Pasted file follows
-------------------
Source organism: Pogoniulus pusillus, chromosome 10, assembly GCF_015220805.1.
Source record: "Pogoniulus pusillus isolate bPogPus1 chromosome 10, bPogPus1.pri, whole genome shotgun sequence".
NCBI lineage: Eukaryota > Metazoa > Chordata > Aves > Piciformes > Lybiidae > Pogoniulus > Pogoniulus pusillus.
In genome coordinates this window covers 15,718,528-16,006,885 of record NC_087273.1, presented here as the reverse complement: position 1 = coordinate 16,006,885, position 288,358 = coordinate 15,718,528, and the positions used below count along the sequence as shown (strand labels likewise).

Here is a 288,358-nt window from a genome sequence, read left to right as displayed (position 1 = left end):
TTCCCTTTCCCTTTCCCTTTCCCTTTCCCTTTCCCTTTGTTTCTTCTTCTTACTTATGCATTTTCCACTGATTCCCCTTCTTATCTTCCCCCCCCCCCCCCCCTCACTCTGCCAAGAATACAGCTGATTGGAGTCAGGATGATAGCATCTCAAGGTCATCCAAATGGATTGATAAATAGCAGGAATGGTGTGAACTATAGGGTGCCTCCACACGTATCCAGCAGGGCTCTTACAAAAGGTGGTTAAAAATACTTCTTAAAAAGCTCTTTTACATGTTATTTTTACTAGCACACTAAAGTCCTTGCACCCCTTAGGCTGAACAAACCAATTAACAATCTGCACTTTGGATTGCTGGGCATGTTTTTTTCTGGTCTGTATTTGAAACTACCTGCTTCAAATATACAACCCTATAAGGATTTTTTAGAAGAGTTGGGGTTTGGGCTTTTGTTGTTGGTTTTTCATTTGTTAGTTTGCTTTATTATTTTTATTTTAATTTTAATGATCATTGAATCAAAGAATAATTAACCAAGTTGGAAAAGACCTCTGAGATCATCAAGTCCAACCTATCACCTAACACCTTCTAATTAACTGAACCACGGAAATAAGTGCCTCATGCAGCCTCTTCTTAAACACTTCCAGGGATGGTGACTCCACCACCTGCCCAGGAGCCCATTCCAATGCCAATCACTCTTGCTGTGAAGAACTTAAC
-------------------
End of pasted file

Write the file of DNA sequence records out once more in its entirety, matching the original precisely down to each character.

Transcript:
Source organism: Pogoniulus pusillus, chromosome 10, assembly GCF_015220805.1.
Source record: "Pogoniulus pusillus isolate bPogPus1 chromosome 10, bPogPus1.pri, whole genome shotgun sequence".
NCBI lineage: Eukaryota > Metazoa > Chordata > Aves > Piciformes > Lybiidae > Pogoniulus > Pogoniulus pusillus.
In genome coordinates this window covers 15,718,528-16,006,885 of record NC_087273.1, presented here as the reverse complement: position 1 = coordinate 16,006,885, position 288,358 = coordinate 15,718,528, and the positions used below count along the sequence as shown (strand labels likewise).

Here is a 288,358-nt window from a genome sequence, read left to right as displayed (position 1 = left end):
TTCCCTTTCCCTTTCCCTTTCCCTTTCCCTTTCCCTTTGTTTCTTCTTCTTACTTATGCATTTTCCACTGATTCCCCTTCTTATCTTCCCCCCCCCCCCCCCCTCACTCTGCCAAGAATACAGCTGATTGGAGTCAGGATGATAGCATCTCAAGGTCATCCAAATGGATTGATAAATAGCAGGAATGGTGTGAACTATAGGGTGCCTCCACACGTATCCAGCAGGGCTCTTACAAAAGGTGGTTAAAAATACTTCTTAAAAAGCTCTTTTACATGTTATTTTTACTAGCACACTAAAGTCCTTGCACCCCTTAGGCTGAACAAACCAATTAACAATCTGCACTTTGGATTGCTGGGCATGTTTTTTTCTGGTCTGTATTTGAAACTACCTGCTTCAAATATACAACCCTATAAGGATTTTTTAGAAGAGTTGGGGTTTGGGCTTTTGTTGTTGGTTTTTCATTTGTTAGTTTGCTTTATTATTTTTATTTTAATTTTAATGATCATTGAATCAAAGAATAATTAACCAAGTTGGAAAAGACCTCTGAGATCATCAAGTCCAACCTATCACCTAACACCTTCTAATTAACTGAACCACGGAAATAAGTGCCTCATGCAGCCTCTTCTTAAACACTTCCAGGGATGGTGACTCCACCACCTGCCCAGGAGCCCATTCCAATGCCAATCACTCTTGCTGTGAAGAACTTAAC